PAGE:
IN their different ways, Chris Gayle’s influence in the West Indies dressing room is as significant as his intimidation of bowlers through his sheer physical power and the substantial, 3.37 kilos (seven-and-a-half pounds) of willow he wields.
In both guises, he should be crucial to the team’s performance in what is his fourth and final World Cup.
At 35, he is the oldest in the squad. His 21 ODI hundreds are more than any other West Indian, his 8,881 runs second to Brian Lara’s 10,405, his 260 matches behind only Lara’s 295 and Shivnarine Chanderpaul’s 268.
Younger players regard such figures and Gayle’s ability to devastate opposing attacks with awe. As such he remains the talisman of a team entering the game’s showpiece event over the coming weeks in Australia and New Zealand languishing at No.8 in the ICC’s rankings and short of self-belief.
Fully focused on parading his talent for the last time on a global stage as well as demonstrating his positive impact on the coming generation of West Indies players, Gayle’s decisive role would be as much as buccaneering opening batsman as motivator and advisor, more especially to new captain Jason Holder, at 23 younger than all those under him and the youngest and least experienced of his World Cup counterparts.
With no leadership of his home team Barbados behind him, Holder was landed with an impossible task when appointed as recently as January. He would immediately have to direct several old hands, among them Gayle, Sammy and Ramdin, themselves all past or present skippers. He needs all the help he can get.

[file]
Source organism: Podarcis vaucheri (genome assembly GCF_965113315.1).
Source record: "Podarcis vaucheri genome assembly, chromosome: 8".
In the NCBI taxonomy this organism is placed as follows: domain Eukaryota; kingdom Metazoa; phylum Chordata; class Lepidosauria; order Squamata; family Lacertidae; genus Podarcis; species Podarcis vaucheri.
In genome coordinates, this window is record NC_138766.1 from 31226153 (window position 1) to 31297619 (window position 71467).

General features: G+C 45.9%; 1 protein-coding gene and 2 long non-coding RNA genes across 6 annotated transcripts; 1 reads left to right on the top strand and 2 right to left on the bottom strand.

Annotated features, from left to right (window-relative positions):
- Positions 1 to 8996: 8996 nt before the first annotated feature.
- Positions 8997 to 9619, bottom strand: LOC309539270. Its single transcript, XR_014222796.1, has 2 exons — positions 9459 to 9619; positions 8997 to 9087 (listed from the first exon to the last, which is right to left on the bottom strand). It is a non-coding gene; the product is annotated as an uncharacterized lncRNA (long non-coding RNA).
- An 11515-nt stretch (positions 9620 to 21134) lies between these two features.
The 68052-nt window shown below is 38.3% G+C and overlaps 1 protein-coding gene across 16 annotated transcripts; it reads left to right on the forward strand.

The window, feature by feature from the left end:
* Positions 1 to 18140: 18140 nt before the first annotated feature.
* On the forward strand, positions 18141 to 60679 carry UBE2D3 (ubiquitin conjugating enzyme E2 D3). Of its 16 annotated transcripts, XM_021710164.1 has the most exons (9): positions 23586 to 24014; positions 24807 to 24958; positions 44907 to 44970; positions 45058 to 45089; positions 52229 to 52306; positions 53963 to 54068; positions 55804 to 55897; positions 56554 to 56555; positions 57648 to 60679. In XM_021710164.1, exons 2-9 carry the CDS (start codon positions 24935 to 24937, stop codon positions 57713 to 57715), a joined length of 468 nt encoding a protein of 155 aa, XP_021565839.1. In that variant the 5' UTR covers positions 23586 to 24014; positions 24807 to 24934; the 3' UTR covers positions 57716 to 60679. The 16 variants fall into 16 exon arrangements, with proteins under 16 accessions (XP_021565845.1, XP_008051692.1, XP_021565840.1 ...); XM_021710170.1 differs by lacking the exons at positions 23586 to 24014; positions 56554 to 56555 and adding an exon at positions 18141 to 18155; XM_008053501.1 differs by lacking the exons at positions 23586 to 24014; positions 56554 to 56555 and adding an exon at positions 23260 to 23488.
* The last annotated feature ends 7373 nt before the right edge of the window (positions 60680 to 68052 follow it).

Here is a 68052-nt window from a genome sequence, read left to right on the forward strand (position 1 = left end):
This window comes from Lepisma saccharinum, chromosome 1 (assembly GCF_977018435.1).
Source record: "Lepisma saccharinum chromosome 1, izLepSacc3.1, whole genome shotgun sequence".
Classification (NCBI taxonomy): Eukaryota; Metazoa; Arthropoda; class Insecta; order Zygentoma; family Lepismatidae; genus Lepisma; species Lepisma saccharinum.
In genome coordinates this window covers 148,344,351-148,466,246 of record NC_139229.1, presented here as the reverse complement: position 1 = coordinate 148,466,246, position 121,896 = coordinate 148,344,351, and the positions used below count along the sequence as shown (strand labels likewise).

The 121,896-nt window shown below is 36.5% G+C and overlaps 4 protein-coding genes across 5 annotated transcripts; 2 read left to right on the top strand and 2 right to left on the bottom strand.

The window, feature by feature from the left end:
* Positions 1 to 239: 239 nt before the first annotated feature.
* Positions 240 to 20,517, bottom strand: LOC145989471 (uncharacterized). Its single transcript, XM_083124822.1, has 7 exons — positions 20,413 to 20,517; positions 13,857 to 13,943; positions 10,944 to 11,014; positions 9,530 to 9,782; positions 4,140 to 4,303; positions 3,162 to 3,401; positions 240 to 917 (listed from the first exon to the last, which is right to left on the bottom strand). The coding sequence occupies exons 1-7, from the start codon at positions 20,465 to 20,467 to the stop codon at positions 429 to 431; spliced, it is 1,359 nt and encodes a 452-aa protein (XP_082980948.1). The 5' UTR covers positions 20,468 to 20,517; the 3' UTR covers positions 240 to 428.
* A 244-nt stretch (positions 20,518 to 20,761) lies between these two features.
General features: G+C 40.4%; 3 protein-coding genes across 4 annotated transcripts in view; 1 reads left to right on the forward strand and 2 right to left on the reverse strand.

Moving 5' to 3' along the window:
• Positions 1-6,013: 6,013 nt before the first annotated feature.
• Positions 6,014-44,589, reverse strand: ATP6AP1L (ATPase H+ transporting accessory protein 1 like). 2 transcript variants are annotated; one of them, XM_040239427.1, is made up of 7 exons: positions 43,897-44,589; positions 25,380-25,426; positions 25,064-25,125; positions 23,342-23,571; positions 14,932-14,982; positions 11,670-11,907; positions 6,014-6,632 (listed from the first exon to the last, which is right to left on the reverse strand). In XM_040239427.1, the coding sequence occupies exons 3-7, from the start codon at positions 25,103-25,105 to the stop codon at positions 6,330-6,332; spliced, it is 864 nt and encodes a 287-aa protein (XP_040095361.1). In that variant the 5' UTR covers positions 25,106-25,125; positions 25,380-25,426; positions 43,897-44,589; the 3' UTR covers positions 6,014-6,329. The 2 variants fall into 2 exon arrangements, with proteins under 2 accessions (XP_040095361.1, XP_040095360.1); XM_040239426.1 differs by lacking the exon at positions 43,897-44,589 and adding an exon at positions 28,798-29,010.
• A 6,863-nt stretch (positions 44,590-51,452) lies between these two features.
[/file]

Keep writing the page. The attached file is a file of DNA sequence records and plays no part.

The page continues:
The signs are not encouraging.
Gayle has repeatedly reacted angrily whenever he perceives mistakes and unfairness from the West Indies Cricket Board (WICB) in its dealings with him personally and with other teammates. It caused him to lose the captaincy; it led to an 18-months suspension from the game.
The replacement of Dwayne Bravo with Holder as captain and his omission from the World Cup, along with that of Keiron Pollard, again touched a raw nerve.
Proving he had lost none of his power in spite of an absence of four months through injury, Gayle blasted 77 off 31 balls (five 4s, eight 6s) in the first Twenty20 against South Africa and 90 off 41 balls (eight 4s, seven 6s) in the second to secure the series for West Indies. He then used the post-match presentation and the media conference to rail against the treatment of Bravo and Pollard.
It was, he said several times, “ridiculous”, weakening the team by the omission of two dynamic, experienced players and undermining its chances at the World Cup. He charged “victimization” over their roles in the contentious, premature pullout of the tour of India in October.
Bravo was captain and chief spokesman for the players, Pollard vice-captain. None of the others in India paid such a price; nor did the WICB itself, even after it was held equally culpable by the Task Force it commissioned to investigate the issue.
“Honestly, it throw me off,” Gayle declared. How much was evident in the remaining ODIs in South Africa and the two pre-Cup warm-ups against England and Scotland.